• They will keep track of your diagnosis, prognosis, treatments, and medical issues
  • A good nurse case manager can sometimes even advocate for treatments that your doctor recommends when your insurance company may balk at paying for expensive treatments.

Concerns injured workers should have about nurse case managers

That being said, we have found that that “good” nurse case managers are a rare occurrence. Usually, spurred on by the insurance company, the nurse case manager’s aim is to encourage your doctor to release you to return to work. While employees generally do want to return to work where they can get full pay, enjoy doing a job well, and enjoy the companionship of workers – employees should know they have the right to return to work when they’re healthy and not before.

A nurse case manager means that you will lose some privacy over the way you handle your recovery. For many workers, the pain and anxiety of the recovery process can be unbearable. It’s not comfortable for many workers to have to share intimate and personal information with anyone who is not fighting for them 100 %. Many people are afraid to admit how much they really hurt. With their health providers, they should be more open – but with a nurse case manager, they may not fully say all their complaints – which can hurt their case.

Nurse case managers are informed of your medical history, your disability, what caused the accident, the work restrictions you have, and other personal sensitive information.

Losing your privacy pales in comparison to some of the other things nurses can do to directly affect your benefits.

  • The nurse case manager may try to get your doctor to say you are healthy and don’t need any more medical treatments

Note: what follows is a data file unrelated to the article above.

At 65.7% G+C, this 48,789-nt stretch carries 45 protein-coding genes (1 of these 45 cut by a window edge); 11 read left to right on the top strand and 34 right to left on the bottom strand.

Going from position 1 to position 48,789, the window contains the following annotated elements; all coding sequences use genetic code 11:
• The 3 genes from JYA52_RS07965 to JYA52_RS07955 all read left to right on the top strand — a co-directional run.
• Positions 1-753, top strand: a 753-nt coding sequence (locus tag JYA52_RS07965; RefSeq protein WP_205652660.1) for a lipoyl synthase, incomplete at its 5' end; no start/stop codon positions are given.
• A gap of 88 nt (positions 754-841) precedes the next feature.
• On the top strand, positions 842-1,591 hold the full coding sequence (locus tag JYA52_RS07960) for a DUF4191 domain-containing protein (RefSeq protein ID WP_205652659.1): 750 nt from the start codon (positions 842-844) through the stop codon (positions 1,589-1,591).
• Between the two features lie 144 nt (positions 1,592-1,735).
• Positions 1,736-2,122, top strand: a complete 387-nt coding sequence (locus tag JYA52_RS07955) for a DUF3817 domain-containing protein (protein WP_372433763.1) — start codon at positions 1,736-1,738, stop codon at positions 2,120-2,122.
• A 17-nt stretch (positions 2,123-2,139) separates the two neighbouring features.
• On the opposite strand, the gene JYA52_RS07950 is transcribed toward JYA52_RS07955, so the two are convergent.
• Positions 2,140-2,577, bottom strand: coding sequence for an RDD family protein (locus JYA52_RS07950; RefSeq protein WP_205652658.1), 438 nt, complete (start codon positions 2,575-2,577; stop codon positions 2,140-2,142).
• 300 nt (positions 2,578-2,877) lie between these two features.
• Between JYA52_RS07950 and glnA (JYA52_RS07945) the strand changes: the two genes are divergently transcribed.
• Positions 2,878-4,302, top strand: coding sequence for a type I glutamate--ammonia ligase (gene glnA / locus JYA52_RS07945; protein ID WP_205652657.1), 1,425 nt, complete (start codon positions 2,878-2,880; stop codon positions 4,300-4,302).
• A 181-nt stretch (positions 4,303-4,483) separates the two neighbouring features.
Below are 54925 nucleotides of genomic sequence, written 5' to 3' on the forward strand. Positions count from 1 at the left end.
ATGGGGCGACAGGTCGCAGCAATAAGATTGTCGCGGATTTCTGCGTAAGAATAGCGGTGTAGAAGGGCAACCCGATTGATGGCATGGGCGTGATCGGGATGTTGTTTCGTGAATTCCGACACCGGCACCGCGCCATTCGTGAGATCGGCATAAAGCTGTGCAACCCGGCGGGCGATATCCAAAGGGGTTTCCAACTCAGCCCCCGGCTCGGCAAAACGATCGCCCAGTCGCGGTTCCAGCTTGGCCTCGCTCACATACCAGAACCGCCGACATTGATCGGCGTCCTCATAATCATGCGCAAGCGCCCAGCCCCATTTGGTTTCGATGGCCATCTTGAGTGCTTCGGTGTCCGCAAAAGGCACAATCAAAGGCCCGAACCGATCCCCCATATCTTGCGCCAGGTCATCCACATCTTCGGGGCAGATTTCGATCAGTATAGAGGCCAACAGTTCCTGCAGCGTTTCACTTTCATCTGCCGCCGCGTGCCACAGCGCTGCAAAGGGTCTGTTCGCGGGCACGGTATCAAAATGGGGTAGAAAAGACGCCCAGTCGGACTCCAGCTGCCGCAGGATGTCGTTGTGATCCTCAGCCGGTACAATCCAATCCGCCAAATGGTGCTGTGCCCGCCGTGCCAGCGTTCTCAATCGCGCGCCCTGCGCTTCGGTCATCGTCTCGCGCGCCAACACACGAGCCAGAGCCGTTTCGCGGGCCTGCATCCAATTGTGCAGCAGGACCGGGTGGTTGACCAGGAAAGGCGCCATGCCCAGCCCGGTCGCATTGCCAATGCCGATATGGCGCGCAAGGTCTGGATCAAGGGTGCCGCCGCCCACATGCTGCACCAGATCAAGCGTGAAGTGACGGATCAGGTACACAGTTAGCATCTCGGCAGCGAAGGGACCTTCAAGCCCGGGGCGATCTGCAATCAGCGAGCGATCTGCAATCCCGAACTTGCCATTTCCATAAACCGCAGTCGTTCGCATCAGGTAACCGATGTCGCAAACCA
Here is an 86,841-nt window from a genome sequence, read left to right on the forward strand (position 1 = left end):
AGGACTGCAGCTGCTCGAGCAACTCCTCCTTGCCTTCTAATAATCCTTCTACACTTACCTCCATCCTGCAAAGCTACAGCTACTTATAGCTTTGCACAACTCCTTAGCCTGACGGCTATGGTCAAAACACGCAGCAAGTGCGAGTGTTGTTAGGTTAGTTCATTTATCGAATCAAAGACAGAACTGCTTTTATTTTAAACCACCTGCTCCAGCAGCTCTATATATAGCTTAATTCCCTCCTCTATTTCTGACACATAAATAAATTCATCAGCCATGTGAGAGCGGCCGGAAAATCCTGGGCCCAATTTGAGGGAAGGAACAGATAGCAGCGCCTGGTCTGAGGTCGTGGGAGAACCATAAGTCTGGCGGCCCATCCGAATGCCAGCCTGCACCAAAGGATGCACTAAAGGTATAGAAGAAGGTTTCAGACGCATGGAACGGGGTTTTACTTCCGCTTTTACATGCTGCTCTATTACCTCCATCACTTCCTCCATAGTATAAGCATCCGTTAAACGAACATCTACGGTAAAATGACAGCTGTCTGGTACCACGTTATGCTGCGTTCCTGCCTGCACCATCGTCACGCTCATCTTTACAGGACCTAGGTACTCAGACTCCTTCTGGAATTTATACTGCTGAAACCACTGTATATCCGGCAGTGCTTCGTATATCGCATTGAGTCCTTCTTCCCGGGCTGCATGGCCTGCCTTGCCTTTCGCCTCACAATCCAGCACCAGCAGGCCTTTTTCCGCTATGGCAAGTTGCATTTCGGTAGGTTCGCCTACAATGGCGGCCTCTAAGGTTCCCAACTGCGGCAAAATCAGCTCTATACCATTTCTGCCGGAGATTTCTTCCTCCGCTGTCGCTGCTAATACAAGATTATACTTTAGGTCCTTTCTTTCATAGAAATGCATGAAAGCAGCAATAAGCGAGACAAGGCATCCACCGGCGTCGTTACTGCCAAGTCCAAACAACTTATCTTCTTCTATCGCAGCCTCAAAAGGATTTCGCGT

• The nurse case manager may question (and pressure) the doctor about why you still need treatments
  • He or she may pressure the doctor to release you to light duty, meaning some type of work, even something not really viable such as a 2 lbs lifting restriction, which enables the employer to put you into a “dead end” job and on a path to being fired, or gets your benefits cut off if you are not under an Award
  • She/he may question your doctor as to why work restrictions are still needed – why you can’t work at full duty
  • Will seek to get you or the doctor to say you’re not really hurting all that much
  • Leave out important oral and physical details when reporting back to the insurance carrier for the employer

Your rights when a nurse case manager is assigned to your workers’ compensation claim

Employees should always speak with an experienced work injury lawyer as soon as a nurse case manager asks to be involved in your claim. The attorney will explain what the nurse case manager can and can’t do. The attorney will explain that the nurse case manager does NOT have the right to be in the examining room with you the entire time and that you have the right to speak with your physician in private, so you don’t hesitate to say everything that’s wrong with you.

Even if the nurse case manager can directly help, for example  – help you move because you’re not mobile due to leg or feet injuries –  once you are in the doctor’s examining room, you have the right to ask the nurse case manager to sit in the waiting room, assuming the doctor is agreeable.  

Many workers have significant injuries that cause additional problems that are not obviously related to the original injury. For instance, workers with severe spinal injuries may be embarrassed to admit in front of the nurse case manager that they are experiencing incontinence or erectile dysfunction—and the worker may not realize that these issues are directly related to their spinal injuries. The physician needs to understand all your physical pains, issues, and emotional anxieties to treat you properly.